New York, NY, August 15, 2018 –(PR.com)– New Lab and AT&T announced today the delivery of a workshop program to twenty high-school students, designed to give them a first-hand look at advanced technology and entrepreneurship.
New Lab played host to Girls Who Code, a non-profit that supports girls in computer science and aims to close the gender gap in technology. The workshop was delivered in a half day, developed in conjunction with AT&T, and was established under the ethos of New Lab’s educational programs: to inspire students of all backgrounds to pursue STEAM as a pathway to career opportunities.
Through tours, hands-on demonstrations, design challenges, and a panel discussion with female entrepreneurs and engineers, New Lab provided exposure and an opportunity to think critically about technology, interact with resident tech experts, and gain exposure to a variety of STEAM career paths. The visit was funded by the AT&T, whose mission is to support STEAM education in a variety of fields.
The educational workshop curriculum was delivered in collaboration with a variety of New Lab member companies including, Shared Studios, a virtual meeting room that enabled live conversation between Girls Who Code and young coders in Gaza; Honeybee Robotics, a robotics company that shared insights into female entrepreneurism and an example of a robotics system Honeybee designed for the Mars Rover; and Farmshelf, an automated hydroponic vertical farming system that is revolutionizing the way we think about ecology and food sources.
Through a partnership with Brooklyn Community Foundation New Lab will continue to expand its network of education supporters. The partnership with Girls Who Code was a natural fit with New Lab’s ongoing efforts to bring students into contact with cutting-edge entrepreneurs and technologists. “It’s an honor to partner with AT&T to deliver an immersive experience for young women studying STEAM,” remarked Shaina Horowitz, New Lab’s Urban Tech Hub. “Providing students with a unique opportunity to meet female tech founders and learn about how technology is changing the way think about building products is not only rewarding but seems to resonate extremely well.”
“AT&T supports programs like Girls Who Code to teach young women about career possibilities in the tech sector,” commented Marissa Shorenstein, President, Northeast Region, AT&T. “The New Lab presented a unique opportunity for the students to see companies building advanced technology, to get hands-on experience with design challenges and to hear from women founders at the cutting edge of the sector.”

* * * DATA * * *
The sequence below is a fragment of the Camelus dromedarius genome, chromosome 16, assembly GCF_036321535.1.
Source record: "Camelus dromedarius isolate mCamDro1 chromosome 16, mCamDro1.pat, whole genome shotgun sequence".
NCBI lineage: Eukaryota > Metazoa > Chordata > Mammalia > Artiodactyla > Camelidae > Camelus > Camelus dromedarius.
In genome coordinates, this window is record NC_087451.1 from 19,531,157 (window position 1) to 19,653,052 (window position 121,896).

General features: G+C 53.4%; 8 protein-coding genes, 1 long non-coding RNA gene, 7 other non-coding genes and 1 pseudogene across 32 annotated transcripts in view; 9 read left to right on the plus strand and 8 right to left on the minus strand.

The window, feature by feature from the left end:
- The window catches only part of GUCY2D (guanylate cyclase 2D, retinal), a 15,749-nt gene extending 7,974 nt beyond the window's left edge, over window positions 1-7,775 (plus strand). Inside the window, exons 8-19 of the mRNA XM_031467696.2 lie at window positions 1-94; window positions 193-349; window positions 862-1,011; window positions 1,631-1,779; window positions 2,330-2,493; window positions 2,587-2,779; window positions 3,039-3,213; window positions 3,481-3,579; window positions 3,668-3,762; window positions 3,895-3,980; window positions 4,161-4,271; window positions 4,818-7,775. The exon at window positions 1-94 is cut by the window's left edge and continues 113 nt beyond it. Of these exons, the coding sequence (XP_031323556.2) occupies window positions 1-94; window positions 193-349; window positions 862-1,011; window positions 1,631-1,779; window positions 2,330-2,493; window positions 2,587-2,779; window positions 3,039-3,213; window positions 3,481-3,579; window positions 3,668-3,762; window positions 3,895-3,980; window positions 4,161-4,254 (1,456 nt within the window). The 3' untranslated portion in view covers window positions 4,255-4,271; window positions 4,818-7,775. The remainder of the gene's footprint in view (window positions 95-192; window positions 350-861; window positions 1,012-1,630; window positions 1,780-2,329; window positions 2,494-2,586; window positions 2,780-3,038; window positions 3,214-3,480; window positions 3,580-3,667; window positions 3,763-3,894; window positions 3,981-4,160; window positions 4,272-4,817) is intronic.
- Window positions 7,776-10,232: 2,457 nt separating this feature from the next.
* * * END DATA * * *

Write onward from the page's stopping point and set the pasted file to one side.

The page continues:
About New Lab
New Lab is an interdisciplinary space designed to support entrepreneurs working in emerging technologies, and a platform for collaboration between innovative startups, cities, and legacy corporations. Based in the Brooklyn Navy Yard, New Lab provides the tools and community that unite and support 500 resident hardware-centric innovators, representing up to 100 companies in a variety of fields – including robotics, A.I., urban technology, and energy – and fosters collaboration and advancement across disciplines.
About the AT&T Foundation
AT&T is committed to advancing education, strengthening communities, and improving lives. Through philanthropic initiatives and partnerships, AT&T and the AT&T Foundation support projects that create opportunities, make connections, and address community needs. Supporting education has been a major focus for AT&T for more than a century and the foundation counts education as a key philanthropic focus. They are driven to help students succeed — in school, in the workforce, and in life. To learn more about AT&T’s support of education please visit AT&T Aspire.
About Girls Who Code
Girls Who Code aims to support and increase the number of women in computer science and STEAM fields. Founded in 2012 by Reshma Saujani, the organization works to actively change the image of what a programmer looks like and does. Programs include a 7-week Summer Immersion Program, a 2-week specialized Campus Program, after school Clubs, and a 13-book New York Times best-selling series: Girls Who Code: Learn to Code and Change the World. The aim is to inspire, educate, and equip young women with the computing skills to pursue 21st century opportunities.
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